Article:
By Ella Davies
Earth News reporter
Reintroduced beavers construct ideal habitats for bats, new research reveals.
By felling trees, beavers thin out the canopy, scientists have found, leaving fewer obstacles in the way of aerial-hunting bats as they pursue insects.
Also, river-damming by beavers boosts the numbers of these insect prey by creating large waterlogged areas.
Scientists say this study provides further evidence of beavers' essential role in maintaining woodlands.
The European beaver was reintroduced to forest areas of northern Poland between 1943 and 1986, having previously become extinct in the area a century before.
Beavers are known to extensively transform the environments in which they live by felling trees for food and building dams.
But previous studies have largely been limited to how beaver activity can effect species living on or in the water, including waterfowl, amphibians and crustaceans.
So researchers from the University of Gdansk, Poland aimed to study the effects of beaver activity on species less obviously connected to wetland habitats.
Beavers' dams flood nearby areas to the benefit of bats.
In findings published in the European Journal of Wildlife Research, Mateusz Ciechanowski reports benefits for insectivorous bats sharing habitat with beavers.
In particular, aerial-hawking bats including common pipistrelles (Pipistrellus pipistrellus), Nathusius' pipistrelles (Pipistrellus nathusii), soprano pipistrelles (Pipistrellus pygmaeus) and common noctules (Nyctalus noctula).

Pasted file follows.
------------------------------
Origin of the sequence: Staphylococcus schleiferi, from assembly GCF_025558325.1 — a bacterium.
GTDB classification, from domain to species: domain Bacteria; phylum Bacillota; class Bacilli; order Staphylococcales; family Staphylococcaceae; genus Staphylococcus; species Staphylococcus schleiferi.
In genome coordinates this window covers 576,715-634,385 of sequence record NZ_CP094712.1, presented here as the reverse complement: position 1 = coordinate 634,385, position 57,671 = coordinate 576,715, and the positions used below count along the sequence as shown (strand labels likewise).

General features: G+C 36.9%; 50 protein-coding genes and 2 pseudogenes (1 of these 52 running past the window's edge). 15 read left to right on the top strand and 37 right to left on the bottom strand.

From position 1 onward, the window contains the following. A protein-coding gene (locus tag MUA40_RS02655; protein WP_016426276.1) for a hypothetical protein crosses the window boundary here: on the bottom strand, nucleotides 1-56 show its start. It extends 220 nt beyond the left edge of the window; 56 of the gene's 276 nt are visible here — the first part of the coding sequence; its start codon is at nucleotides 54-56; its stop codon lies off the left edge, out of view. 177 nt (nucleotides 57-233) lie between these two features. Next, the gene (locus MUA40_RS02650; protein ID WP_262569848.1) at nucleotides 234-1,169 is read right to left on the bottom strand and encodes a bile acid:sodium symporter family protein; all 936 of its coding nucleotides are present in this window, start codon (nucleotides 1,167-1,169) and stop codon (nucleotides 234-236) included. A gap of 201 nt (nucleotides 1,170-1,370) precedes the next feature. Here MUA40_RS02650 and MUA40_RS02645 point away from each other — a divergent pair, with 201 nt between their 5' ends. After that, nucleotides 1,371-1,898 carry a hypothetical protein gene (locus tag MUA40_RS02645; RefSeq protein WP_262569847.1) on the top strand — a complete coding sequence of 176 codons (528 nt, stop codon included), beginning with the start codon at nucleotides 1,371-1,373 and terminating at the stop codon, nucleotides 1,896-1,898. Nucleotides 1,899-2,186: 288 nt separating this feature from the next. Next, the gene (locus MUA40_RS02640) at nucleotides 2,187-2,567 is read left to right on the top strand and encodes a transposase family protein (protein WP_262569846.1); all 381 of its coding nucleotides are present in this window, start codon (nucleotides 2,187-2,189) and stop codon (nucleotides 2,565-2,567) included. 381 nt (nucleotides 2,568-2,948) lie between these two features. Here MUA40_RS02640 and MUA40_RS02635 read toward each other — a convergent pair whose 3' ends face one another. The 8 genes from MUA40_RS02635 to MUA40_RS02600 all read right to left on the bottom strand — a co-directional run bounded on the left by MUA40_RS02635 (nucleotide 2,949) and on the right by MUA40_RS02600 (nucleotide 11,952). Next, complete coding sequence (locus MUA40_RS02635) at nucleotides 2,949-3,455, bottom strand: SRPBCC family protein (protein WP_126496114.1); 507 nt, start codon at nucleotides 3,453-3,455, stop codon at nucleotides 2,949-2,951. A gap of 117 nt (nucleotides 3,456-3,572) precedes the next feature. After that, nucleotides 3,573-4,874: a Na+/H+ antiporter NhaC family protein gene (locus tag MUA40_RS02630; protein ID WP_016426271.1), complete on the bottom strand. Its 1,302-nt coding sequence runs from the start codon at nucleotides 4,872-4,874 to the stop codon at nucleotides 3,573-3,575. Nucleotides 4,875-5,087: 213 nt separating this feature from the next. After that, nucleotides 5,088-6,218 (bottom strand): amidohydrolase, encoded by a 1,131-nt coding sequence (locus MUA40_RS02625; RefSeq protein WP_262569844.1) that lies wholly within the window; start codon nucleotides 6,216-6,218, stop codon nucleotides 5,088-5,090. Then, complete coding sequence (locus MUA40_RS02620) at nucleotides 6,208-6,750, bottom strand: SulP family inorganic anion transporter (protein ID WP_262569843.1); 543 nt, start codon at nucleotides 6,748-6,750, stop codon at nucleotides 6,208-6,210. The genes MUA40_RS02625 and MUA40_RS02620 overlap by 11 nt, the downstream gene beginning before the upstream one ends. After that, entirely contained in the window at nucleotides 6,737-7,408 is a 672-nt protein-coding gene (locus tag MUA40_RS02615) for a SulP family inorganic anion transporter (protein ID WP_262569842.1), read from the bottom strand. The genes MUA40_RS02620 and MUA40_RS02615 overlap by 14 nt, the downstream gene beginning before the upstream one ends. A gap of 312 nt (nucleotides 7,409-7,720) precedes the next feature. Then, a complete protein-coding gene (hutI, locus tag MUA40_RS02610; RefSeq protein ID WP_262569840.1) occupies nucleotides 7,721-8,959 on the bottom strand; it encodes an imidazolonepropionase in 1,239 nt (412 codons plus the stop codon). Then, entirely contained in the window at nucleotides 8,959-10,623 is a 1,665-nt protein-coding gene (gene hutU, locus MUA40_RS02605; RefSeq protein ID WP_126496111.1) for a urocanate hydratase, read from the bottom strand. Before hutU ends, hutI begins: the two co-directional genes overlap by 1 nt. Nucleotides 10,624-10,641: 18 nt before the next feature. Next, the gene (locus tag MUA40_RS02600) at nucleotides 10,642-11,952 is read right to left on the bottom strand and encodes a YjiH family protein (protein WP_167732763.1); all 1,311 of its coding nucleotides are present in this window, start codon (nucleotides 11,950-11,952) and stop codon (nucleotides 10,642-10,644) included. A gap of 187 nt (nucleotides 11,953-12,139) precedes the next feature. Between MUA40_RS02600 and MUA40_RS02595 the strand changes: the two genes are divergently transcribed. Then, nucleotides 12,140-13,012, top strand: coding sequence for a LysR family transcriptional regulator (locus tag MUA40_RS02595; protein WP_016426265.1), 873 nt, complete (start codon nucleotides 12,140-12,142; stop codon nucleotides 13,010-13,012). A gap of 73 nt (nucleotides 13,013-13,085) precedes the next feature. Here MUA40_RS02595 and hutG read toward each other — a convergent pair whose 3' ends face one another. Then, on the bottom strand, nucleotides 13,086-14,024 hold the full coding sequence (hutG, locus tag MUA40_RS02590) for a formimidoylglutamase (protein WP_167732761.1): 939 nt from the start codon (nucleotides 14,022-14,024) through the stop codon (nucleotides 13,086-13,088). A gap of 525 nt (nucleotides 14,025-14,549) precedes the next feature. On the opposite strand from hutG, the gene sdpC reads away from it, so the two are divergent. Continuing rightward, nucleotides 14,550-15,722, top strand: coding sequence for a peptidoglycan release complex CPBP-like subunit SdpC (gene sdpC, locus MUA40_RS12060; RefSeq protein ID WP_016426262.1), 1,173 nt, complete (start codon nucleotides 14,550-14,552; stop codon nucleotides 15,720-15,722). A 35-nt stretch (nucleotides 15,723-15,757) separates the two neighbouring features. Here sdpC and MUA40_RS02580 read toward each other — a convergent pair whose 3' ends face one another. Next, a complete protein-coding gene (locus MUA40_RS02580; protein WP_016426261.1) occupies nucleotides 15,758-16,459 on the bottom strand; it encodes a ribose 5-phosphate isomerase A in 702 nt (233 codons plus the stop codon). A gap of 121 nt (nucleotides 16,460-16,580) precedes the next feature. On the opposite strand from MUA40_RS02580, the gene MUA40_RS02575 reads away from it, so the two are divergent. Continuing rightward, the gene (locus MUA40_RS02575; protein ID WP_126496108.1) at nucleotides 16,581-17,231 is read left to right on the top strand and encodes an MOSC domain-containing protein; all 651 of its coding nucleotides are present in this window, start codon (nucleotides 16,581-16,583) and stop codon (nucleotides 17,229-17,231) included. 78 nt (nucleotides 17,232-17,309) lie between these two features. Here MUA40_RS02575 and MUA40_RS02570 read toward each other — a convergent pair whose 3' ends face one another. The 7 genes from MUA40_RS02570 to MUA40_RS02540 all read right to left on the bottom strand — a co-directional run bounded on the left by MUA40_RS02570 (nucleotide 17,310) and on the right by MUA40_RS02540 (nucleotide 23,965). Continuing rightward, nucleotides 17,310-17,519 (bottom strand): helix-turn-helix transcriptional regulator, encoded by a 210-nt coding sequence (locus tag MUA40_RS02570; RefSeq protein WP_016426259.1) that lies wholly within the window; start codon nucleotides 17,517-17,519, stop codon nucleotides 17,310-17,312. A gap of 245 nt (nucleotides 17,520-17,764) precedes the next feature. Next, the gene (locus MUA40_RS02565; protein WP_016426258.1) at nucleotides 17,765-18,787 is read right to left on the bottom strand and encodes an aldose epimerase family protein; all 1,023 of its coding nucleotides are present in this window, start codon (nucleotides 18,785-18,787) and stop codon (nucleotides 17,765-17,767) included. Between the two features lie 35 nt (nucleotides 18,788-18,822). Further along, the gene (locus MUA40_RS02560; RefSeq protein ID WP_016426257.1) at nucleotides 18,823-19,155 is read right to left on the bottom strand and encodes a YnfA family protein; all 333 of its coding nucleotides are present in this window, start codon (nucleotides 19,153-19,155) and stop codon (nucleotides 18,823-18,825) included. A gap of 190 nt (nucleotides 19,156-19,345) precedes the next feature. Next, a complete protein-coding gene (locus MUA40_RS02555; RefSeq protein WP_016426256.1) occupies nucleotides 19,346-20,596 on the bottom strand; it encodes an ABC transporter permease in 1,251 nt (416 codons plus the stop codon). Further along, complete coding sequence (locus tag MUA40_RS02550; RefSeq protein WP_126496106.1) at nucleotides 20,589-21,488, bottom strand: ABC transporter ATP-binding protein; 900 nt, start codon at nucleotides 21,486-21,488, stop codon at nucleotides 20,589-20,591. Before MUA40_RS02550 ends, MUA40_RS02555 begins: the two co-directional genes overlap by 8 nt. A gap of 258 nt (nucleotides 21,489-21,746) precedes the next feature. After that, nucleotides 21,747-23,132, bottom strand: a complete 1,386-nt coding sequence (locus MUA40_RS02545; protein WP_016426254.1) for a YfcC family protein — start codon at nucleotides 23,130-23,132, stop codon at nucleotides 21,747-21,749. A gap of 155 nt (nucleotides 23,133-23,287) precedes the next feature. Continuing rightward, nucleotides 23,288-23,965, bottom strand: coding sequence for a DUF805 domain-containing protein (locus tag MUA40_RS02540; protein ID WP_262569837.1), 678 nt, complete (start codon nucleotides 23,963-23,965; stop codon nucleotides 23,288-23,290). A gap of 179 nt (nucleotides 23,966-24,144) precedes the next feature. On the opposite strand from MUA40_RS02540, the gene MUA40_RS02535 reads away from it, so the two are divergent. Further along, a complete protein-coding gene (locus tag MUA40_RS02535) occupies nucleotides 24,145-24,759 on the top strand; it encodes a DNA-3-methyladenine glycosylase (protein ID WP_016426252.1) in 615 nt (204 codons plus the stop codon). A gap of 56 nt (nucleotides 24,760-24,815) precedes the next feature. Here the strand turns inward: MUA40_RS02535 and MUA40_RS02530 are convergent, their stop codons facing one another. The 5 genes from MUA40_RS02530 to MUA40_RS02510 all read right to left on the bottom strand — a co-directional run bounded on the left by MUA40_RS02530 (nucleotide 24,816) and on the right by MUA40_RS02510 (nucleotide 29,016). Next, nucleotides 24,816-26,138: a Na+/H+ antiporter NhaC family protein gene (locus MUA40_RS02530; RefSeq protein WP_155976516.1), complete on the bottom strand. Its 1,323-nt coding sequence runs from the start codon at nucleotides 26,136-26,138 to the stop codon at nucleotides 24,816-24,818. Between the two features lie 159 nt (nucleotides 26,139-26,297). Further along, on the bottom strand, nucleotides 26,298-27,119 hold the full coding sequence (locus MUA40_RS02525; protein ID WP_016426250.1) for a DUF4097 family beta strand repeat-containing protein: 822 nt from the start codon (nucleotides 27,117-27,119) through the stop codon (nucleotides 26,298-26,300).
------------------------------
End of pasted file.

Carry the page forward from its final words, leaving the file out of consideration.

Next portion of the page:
"Bats are very skilled fliers, but those species who hawk prey in the air, cannot effectively hunt in a very dense forest," says Mr Ciechanowski.
Aerial-hawking bats hunt by echo-location, bouncing sound off their prey and listening for the echo, which identifies its location.
Mr Ciechanowski explains that in dense forest the echoes of insect prey are "cluttered" by echoes from branches, making hunting less effective.
In areas where beavers have felled trees whilst foraging or to build dams, aerial-hawking bats are thought to capitalise on the canopy gaps to catch more prey.
Likewise, beavers flood stream valleys when making dams which create waterlogged areas favoured by bat prey such as midges (Chironomidae).
"Forest that was both flooded and subjected to beaver 'logging' supported the highest bat activity," says Mr Ciechanowski.
Beavers fell large trees using their strong front teeth
They actively manage their habitat, building dams to create ponds where they live
Their lodge homes have underwater entrances to protect from predators
The research team found that bat species that hunt near water surfaces did not benefit as much as was expected.
"We were astonished, that beavers... 'could not help' Daubenton's bat, i.e. the species most strongly associated with water bodies," says Mr Ciechanowski.
Daubenton's bats (Myotis daubentoni) forage over flat water that acts as an "acoustic mirror", reflecting that bats' calls to reveal the location of insects on or above the water's surface.
Narrow streams in woodlands are too small and changeable for this method of hunting but researchers theorised that beaver ponds created by dams would provide excellent conditions.
"Unfortunately, young beaver ponds are known to cover fast by duckweed and the duckweed is known to produce complicated echoes, masking echoes reflected from the body of flying insects."
Early beaver ponds often have duckweed on the surface.
"This was the case of one our study valleys - pipistrelles and noctules did not care about duckweed, because they hawk prey in the air, far from any background, but almost no Daubenton's bats were recorded there."
Mr Ciechanowski believes this study complements conservationist's arguments that beavers are an essential or "keystone" species in woodland habitats.
"It simply supports the idea of beaver reintroduction... not only for that magnificent animal itself, but also as a tool to restore habitats biologically depauperated by ourselves."